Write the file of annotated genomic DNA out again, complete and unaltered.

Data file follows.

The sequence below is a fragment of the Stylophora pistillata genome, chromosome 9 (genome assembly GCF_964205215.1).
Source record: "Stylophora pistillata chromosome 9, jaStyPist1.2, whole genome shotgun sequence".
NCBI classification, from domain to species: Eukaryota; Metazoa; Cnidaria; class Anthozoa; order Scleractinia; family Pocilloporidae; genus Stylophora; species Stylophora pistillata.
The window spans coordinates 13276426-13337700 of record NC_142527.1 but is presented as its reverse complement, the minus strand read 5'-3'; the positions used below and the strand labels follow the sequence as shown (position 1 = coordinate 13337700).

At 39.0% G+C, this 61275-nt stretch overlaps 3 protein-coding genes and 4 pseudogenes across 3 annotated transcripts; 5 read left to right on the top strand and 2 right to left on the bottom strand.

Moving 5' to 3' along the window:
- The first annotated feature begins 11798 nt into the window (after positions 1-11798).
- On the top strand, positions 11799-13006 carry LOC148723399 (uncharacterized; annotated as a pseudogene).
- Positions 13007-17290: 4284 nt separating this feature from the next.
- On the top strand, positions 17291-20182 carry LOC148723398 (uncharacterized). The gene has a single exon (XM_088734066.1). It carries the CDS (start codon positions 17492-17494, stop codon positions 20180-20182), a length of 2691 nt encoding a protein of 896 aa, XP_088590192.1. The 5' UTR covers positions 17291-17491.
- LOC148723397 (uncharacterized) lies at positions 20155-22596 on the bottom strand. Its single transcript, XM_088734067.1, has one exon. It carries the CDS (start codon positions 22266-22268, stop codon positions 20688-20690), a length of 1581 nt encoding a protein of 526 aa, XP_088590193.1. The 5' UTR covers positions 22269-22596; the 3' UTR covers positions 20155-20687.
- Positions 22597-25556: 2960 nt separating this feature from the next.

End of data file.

The sequence below is a fragment of the Stylophora pistillata genome, chromosome 9 (genome assembly GCF_964205215.1).
Source record: "Stylophora pistillata chromosome 9, jaStyPist1.2, whole genome shotgun sequence".
NCBI classification, from domain to species: Eukaryota; Metazoa; Cnidaria; class Anthozoa; order Scleractinia; family Pocilloporidae; genus Stylophora; species Stylophora pistillata.
The window spans coordinates 13276426-13337700 of record NC_142527.1 but is presented as its reverse complement, the minus strand read 5'-3'; the positions used below and the strand labels follow the sequence as shown (position 1 = coordinate 13337700).

At 39.0% G+C, this 61275-nt stretch overlaps 3 protein-coding genes and 4 pseudogenes across 3 annotated transcripts; 5 read left to right on the top strand and 2 right to left on the bottom strand.

Moving 5' to 3' along the window:
- The first annotated feature begins 11798 nt into the window (after positions 1-11798).
- On the top strand, positions 11799-13006 carry LOC148723399 (uncharacterized; annotated as a pseudogene).
- Positions 13007-17290: 4284 nt separating this feature from the next.
- On the top strand, positions 17291-20182 carry LOC148723398 (uncharacterized). The gene has a single exon (XM_088734066.1). It carries the CDS (start codon positions 17492-17494, stop codon positions 20180-20182), a length of 2691 nt encoding a protein of 896 aa, XP_088590192.1. The 5' UTR covers positions 17291-17491.
- LOC148723397 (uncharacterized) lies at positions 20155-22596 on the bottom strand. Its single transcript, XM_088734067.1, has one exon. It carries the CDS (start codon positions 22266-22268, stop codon positions 20688-20690), a length of 1581 nt encoding a protein of 526 aa, XP_088590193.1. The 5' UTR covers positions 22269-22596; the 3' UTR covers positions 20155-20687.
- Positions 22597-25556: 2960 nt separating this feature from the next.